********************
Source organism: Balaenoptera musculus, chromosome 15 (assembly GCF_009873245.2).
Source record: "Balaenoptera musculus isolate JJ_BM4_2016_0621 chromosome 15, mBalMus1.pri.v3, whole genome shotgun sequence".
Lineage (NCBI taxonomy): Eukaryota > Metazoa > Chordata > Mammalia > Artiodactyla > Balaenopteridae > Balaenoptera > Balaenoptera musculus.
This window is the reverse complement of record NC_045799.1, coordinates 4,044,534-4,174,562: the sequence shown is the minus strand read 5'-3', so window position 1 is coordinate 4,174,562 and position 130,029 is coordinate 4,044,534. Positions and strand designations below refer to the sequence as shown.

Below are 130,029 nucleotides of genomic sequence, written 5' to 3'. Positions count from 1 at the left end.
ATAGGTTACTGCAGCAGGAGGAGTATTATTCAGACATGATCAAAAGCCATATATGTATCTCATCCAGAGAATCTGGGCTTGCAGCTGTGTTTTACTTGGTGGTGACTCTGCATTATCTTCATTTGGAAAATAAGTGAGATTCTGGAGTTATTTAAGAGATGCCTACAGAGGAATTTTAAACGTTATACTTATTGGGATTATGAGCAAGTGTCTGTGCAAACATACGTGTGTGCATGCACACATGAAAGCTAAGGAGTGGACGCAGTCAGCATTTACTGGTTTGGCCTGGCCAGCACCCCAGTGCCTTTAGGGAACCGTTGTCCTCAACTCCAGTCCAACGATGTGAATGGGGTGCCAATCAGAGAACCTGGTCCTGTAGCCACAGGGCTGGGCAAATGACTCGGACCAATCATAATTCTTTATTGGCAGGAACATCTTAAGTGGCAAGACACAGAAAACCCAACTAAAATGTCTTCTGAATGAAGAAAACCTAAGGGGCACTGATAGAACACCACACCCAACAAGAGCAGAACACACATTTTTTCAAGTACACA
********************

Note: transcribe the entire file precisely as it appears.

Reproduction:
Source organism: Balaenoptera musculus, chromosome 15 (assembly GCF_009873245.2).
Source record: "Balaenoptera musculus isolate JJ_BM4_2016_0621 chromosome 15, mBalMus1.pri.v3, whole genome shotgun sequence".
Lineage (NCBI taxonomy): Eukaryota > Metazoa > Chordata > Mammalia > Artiodactyla > Balaenopteridae > Balaenoptera > Balaenoptera musculus.
This window is the reverse complement of record NC_045799.1, coordinates 4,044,534-4,174,562: the sequence shown is the minus strand read 5'-3', so window position 1 is coordinate 4,174,562 and position 130,029 is coordinate 4,044,534. Positions and strand designations below refer to the sequence as shown.

Below are 130,029 nucleotides of genomic sequence, written 5' to 3'. Positions count from 1 at the left end.
ATAGGTTACTGCAGCAGGAGGAGTATTATTCAGACATGATCAAAAGCCATATATGTATCTCATCCAGAGAATCTGGGCTTGCAGCTGTGTTTTACTTGGTGGTGACTCTGCATTATCTTCATTTGGAAAATAAGTGAGATTCTGGAGTTATTTAAGAGATGCCTACAGAGGAATTTTAAACGTTATACTTATTGGGATTATGAGCAAGTGTCTGTGCAAACATACGTGTGTGCATGCACACATGAAAGCTAAGGAGTGGACGCAGTCAGCATTTACTGGTTTGGCCTGGCCAGCACCCCAGTGCCTTTAGGGAACCGTTGTCCTCAACTCCAGTCCAACGATGTGAATGGGGTGCCAATCAGAGAACCTGGTCCTGTAGCCACAGGGCTGGGCAAATGACTCGGACCAATCATAATTCTTTATTGGCAGGAACATCTTAAGTGGCAAGACACAGAAAACCCAACTAAAATGTCTTCTGAATGAAGAAAACCTAAGGGGCACTGATAGAACACCACACCCAACAAGAGCAGAACACACATTTTTTCAAGTACACA